suspicious error 'static declaration follows non-static declaration'

Xi Ruoyao ryxi@stu.xidian.edu.cn
Fri Feb 16 16:17:00 GMT 2018


On 2018-02-16 17:41 +0300, Andrew Makhorin wrote:
> Hello,
> 
> On compiling the following code with gcc (Debian 4.7.2-5) 4.7.2:
> 
>    int foo(int x, int y)
>    {
>          extern int bar();
>          return bar(x, y);
>    }
> 
>    static int bar(int x, int y)
>    {
>          return x + y;
>    }
> 
> I get the following error:
> 
> mao@corvax:~/Desktop$ gcc -c test.c
> test.c:7:15: error: static declaration of 'bar' follows non-static
> declaration
> test.c:3:21: note: previous declaration of 'bar' was here
> 
> However, the Standard says [6.1.2.2 Linkages of identifiers]:
> 
>    If the declaration of an identifier for an object or a function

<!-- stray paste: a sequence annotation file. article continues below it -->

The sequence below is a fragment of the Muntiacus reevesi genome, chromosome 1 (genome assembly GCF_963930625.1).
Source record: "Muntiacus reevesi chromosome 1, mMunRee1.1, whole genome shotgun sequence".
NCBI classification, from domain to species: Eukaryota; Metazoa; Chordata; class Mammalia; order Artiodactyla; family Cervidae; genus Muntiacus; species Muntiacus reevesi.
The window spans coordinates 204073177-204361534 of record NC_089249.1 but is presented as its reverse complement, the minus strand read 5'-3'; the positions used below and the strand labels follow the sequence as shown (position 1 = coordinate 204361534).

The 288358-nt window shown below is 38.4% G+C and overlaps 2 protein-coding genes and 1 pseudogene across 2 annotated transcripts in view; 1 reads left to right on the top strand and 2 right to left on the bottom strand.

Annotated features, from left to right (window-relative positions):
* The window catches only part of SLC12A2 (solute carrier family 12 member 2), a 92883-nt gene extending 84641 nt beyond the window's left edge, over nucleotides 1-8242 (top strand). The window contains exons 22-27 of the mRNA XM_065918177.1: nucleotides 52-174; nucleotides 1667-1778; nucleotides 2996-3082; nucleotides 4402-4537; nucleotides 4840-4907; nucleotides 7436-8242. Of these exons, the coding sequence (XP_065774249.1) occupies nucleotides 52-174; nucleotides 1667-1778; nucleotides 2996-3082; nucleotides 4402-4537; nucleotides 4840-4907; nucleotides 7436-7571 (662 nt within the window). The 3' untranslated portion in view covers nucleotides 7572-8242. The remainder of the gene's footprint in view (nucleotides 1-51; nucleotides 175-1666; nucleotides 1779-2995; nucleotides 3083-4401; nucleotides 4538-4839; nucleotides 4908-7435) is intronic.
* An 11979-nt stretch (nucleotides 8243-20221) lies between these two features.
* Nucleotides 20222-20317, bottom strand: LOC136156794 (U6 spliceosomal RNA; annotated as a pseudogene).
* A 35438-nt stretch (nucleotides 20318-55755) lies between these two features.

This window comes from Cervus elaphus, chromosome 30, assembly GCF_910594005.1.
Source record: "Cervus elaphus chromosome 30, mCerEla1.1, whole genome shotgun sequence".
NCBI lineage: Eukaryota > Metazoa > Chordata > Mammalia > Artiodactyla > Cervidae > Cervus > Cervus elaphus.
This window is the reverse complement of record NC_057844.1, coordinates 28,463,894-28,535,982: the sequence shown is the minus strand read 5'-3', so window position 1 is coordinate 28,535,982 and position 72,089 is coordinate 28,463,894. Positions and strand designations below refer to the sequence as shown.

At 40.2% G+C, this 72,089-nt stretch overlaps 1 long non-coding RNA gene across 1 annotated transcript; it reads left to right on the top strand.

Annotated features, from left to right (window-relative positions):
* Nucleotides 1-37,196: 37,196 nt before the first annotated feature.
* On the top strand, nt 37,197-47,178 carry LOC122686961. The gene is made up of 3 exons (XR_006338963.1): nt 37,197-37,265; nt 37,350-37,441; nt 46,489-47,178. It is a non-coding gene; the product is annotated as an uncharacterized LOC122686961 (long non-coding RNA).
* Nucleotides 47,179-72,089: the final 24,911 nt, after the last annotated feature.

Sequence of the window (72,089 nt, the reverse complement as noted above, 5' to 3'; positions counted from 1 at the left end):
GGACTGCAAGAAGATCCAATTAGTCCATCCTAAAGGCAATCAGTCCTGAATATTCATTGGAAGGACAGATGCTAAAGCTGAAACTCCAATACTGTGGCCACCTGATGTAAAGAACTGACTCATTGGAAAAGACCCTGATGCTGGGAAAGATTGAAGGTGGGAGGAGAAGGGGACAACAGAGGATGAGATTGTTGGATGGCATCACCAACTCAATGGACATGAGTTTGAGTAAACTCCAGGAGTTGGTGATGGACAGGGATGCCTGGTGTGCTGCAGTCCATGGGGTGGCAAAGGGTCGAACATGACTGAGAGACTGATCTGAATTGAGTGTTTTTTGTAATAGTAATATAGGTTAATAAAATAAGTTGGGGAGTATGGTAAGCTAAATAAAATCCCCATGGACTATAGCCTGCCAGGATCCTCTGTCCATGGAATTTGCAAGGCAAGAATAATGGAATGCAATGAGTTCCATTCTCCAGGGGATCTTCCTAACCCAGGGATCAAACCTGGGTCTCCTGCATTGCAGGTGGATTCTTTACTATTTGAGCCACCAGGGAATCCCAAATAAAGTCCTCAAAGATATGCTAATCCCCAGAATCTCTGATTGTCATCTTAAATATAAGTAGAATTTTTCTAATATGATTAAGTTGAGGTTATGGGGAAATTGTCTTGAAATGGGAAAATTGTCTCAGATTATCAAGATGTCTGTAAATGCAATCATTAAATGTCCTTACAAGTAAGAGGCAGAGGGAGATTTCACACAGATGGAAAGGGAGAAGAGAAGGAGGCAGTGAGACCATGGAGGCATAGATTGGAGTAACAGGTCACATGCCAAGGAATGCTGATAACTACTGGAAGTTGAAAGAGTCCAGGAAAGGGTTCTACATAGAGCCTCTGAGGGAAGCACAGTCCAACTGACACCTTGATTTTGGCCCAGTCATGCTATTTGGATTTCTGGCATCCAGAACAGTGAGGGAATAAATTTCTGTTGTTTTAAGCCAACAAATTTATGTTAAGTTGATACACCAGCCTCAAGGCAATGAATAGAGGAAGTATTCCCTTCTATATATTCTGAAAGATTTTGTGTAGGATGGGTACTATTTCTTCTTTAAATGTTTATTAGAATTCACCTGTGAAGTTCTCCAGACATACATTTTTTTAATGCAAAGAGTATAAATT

>    contains the storage-class specifier extern, the identifier has the
>    same linkage as any visible declaration of the identifier with file
>    scope.

The declaration should be visible at the point of new `extern` declaration.

> There is no other way to declare 'bar' as static in block scope,
> because it is a function, so this error confuses me. Could anyone
> explain this? Should it be a warning rather than error? I'd like to note
> that my code is compiled successfully with older versions of gcc and
> with many other C compilers.

Yes you can declare it earlier:

+    static int bar(int, int);

     int foo(int x, int y)
     {
           extern int bar();
           return bar(x, y);
     }

     static int bar(int x, int y)
     {
           return x + y;
     }
-- 
Xi Ruoyao <ryxi@stu.xidian.edu.cn>
School of Aerospace Science and Technology, Xidian University



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